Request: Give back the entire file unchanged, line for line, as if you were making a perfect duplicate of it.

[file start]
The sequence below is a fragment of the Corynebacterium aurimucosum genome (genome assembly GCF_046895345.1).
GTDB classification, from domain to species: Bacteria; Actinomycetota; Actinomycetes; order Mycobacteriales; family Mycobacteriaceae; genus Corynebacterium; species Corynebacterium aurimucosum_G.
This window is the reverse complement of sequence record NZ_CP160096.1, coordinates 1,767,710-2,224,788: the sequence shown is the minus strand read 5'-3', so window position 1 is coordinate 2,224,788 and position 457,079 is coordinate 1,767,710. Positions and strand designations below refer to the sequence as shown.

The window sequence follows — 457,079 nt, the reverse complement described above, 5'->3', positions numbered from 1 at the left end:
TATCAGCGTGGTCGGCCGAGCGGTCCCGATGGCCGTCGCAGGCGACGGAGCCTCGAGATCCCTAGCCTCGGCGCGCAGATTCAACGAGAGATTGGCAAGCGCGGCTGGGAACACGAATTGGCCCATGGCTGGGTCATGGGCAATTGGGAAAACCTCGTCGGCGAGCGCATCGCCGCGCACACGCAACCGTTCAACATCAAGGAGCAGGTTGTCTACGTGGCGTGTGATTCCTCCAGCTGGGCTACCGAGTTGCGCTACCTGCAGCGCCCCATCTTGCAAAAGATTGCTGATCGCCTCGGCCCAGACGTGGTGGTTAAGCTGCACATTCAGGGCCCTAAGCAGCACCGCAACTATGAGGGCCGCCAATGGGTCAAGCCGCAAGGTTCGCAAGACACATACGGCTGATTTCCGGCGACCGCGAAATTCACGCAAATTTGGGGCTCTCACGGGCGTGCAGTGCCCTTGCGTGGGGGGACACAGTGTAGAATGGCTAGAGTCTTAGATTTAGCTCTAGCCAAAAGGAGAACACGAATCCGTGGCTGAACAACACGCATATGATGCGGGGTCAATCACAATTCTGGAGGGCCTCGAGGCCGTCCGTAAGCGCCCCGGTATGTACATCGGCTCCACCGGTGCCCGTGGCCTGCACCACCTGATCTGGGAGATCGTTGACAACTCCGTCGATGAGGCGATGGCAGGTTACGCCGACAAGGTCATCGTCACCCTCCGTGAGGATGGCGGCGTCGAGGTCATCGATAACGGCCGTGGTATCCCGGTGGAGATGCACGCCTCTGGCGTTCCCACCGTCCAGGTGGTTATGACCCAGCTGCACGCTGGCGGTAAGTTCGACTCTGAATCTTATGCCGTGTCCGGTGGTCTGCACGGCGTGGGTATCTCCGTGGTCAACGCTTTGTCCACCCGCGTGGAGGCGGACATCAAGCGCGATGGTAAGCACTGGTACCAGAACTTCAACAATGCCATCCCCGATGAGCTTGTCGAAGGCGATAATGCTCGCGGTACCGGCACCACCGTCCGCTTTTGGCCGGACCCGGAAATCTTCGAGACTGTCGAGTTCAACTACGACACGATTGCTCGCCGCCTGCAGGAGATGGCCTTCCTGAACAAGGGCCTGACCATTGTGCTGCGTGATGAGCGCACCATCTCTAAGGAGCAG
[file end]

The sequence below is a fragment of the Corynebacterium aurimucosum genome (genome assembly GCF_046895345.1).
GTDB classification, from domain to species: Bacteria; Actinomycetota; Actinomycetes; order Mycobacteriales; family Mycobacteriaceae; genus Corynebacterium; species Corynebacterium aurimucosum_G.
This window is the reverse complement of sequence record NZ_CP160096.1, coordinates 1,767,710-2,224,788: the sequence shown is the minus strand read 5'-3', so window position 1 is coordinate 2,224,788 and position 457,079 is coordinate 1,767,710. Positions and strand designations below refer to the sequence as shown.

The window sequence follows — 457,079 nt, the reverse complement described above, 5'->3', positions numbered from 1 at the left end:
TATCAGCGTGGTCGGCCGAGCGGTCCCGATGGCCGTCGCAGGCGACGGAGCCTCGAGATCCCTAGCCTCGGCGCGCAGATTCAACGAGAGATTGGCAAGCGCGGCTGGGAACACGAATTGGCCCATGGCTGGGTCATGGGCAATTGGGAAAACCTCGTCGGCGAGCGCATCGCCGCGCACACGCAACCGTTCAACATCAAGGAGCAGGTTGTCTACGTGGCGTGTGATTCCTCCAGCTGGGCTACCGAGTTGCGCTACCTGCAGCGCCCCATCTTGCAAAAGATTGCTGATCGCCTCGGCCCAGACGTGGTGGTTAAGCTGCACATTCAGGGCCCTAAGCAGCACCGCAACTATGAGGGCCGCCAATGGGTCAAGCCGCAAGGTTCGCAAGACACATACGGCTGATTTCCGGCGACCGCGAAATTCACGCAAATTTGGGGCTCTCACGGGCGTGCAGTGCCCTTGCGTGGGGGGACACAGTGTAGAATGGCTAGAGTCTTAGATTTAGCTCTAGCCAAAAGGAGAACACGAATCCGTGGCTGAACAACACGCATATGATGCGGGGTCAATCACAATTCTGGAGGGCCTCGAGGCCGTCCGTAAGCGCCCCGGTATGTACATCGGCTCCACCGGTGCCCGTGGCCTGCACCACCTGATCTGGGAGATCGTTGACAACTCCGTCGATGAGGCGATGGCAGGTTACGCCGACAAGGTCATCGTCACCCTCCGTGAGGATGGCGGCGTCGAGGTCATCGATAACGGCCGTGGTATCCCGGTGGAGATGCACGCCTCTGGCGTTCCCACCGTCCAGGTGGTTATGACCCAGCTGCACGCTGGCGGTAAGTTCGACTCTGAATCTTATGCCGTGTCCGGTGGTCTGCACGGCGTGGGTATCTCCGTGGTCAACGCTTTGTCCACCCGCGTGGAGGCGGACATCAAGCGCGATGGTAAGCACTGGTACCAGAACTTCAACAATGCCATCCCCGATGAGCTTGTCGAAGGCGATAATGCTCGCGGTACCGGCACCACCGTCCGCTTTTGGCCGGACCCGGAAATCTTCGAGACTGTCGAGTTCAACTACGACACGATTGCTCGCCGCCTGCAGGAGATGGCCTTCCTGAACAAGGGCCTGACCATTGTGCTGCGTGATGAGCGCACCATCTCTAAGGAGCAG